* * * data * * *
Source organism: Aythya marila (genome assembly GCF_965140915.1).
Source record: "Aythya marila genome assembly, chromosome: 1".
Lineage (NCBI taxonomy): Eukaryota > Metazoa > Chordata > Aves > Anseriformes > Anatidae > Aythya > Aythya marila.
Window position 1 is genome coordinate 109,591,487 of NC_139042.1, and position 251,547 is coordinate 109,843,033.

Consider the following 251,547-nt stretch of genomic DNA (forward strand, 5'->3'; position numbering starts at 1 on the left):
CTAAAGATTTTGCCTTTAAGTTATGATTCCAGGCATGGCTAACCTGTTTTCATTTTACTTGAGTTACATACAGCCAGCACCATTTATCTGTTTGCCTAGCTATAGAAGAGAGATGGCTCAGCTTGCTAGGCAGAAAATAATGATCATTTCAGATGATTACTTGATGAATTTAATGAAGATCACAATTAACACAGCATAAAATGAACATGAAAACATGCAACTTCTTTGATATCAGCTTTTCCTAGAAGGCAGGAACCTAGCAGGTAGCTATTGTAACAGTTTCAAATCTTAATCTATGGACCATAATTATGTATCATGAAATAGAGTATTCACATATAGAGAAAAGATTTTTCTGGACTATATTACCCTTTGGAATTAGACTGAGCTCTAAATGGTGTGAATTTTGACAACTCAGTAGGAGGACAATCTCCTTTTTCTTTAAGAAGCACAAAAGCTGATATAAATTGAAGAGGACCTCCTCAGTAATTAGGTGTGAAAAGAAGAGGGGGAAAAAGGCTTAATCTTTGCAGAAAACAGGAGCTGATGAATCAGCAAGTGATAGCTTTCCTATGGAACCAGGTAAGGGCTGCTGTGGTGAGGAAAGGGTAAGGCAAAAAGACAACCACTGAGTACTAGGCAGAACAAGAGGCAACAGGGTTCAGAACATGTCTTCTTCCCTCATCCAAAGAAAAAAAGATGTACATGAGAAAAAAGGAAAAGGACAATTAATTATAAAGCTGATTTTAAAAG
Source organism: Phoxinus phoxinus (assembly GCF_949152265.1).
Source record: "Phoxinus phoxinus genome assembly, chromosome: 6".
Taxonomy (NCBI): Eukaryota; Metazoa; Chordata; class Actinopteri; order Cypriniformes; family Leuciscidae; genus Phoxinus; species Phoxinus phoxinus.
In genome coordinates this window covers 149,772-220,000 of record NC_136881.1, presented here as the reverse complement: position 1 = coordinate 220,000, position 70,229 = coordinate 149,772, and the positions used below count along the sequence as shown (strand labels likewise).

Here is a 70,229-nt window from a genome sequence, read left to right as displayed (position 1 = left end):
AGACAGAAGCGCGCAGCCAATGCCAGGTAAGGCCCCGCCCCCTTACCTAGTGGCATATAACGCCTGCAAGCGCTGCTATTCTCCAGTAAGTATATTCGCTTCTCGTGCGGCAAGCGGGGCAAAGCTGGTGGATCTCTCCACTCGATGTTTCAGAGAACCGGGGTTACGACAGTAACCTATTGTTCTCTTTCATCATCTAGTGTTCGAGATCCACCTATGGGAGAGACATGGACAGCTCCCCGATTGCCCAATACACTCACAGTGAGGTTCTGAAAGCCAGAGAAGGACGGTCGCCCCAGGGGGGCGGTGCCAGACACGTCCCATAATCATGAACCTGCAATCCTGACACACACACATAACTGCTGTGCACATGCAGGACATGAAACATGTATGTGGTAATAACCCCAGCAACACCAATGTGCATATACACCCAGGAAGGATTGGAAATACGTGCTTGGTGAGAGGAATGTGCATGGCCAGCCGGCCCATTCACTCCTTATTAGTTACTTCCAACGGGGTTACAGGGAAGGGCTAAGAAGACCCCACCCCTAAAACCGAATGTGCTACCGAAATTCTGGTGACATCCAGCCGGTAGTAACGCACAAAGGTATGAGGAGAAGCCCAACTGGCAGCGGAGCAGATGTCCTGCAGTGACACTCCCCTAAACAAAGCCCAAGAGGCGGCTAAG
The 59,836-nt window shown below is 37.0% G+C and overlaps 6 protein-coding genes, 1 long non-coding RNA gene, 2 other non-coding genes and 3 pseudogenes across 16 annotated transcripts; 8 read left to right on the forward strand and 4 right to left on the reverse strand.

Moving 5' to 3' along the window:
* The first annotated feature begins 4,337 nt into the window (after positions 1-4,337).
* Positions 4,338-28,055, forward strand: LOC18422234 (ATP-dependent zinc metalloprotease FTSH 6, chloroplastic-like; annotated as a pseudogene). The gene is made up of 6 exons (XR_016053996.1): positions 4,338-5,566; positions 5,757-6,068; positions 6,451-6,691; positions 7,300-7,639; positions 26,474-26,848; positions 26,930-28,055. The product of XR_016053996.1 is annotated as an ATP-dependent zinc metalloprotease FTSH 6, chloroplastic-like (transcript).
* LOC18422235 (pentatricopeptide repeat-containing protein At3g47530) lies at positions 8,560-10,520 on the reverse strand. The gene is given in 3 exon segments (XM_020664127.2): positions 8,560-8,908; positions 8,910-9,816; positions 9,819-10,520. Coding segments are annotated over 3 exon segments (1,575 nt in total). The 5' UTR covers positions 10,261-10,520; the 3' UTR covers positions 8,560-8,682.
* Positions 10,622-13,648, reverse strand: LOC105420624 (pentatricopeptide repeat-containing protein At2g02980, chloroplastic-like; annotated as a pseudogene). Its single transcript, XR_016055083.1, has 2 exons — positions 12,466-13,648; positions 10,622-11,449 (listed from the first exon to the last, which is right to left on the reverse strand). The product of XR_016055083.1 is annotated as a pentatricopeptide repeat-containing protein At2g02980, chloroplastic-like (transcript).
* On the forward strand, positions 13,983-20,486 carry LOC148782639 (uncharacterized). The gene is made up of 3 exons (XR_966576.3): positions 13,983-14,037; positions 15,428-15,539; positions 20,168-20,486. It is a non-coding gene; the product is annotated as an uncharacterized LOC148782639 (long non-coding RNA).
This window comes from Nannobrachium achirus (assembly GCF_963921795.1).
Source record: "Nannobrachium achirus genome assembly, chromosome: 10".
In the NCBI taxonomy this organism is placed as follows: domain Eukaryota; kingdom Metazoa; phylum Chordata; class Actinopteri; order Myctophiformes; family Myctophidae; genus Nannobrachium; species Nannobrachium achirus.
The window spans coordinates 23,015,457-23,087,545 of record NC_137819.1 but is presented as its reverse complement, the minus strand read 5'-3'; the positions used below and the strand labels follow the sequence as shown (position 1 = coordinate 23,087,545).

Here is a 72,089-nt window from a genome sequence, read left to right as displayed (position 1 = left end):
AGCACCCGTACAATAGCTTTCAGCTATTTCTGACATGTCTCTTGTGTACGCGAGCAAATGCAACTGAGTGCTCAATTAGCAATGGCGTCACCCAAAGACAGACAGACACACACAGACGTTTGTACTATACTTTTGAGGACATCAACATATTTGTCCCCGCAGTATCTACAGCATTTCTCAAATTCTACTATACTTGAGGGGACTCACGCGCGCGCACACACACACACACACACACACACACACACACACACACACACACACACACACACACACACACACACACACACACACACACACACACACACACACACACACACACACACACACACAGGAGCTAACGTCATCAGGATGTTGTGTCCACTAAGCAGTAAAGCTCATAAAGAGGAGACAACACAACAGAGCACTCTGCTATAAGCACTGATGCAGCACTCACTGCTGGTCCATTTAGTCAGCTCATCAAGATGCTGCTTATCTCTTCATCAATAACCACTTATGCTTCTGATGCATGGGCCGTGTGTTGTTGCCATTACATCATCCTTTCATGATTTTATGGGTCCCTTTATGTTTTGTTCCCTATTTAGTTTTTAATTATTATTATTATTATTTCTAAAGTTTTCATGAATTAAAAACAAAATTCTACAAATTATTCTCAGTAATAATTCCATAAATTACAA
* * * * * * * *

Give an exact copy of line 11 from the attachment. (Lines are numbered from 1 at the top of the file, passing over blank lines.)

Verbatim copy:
Here is a 70,229-nt window from a genome sequence, read left to right as displayed (position 1 = left end):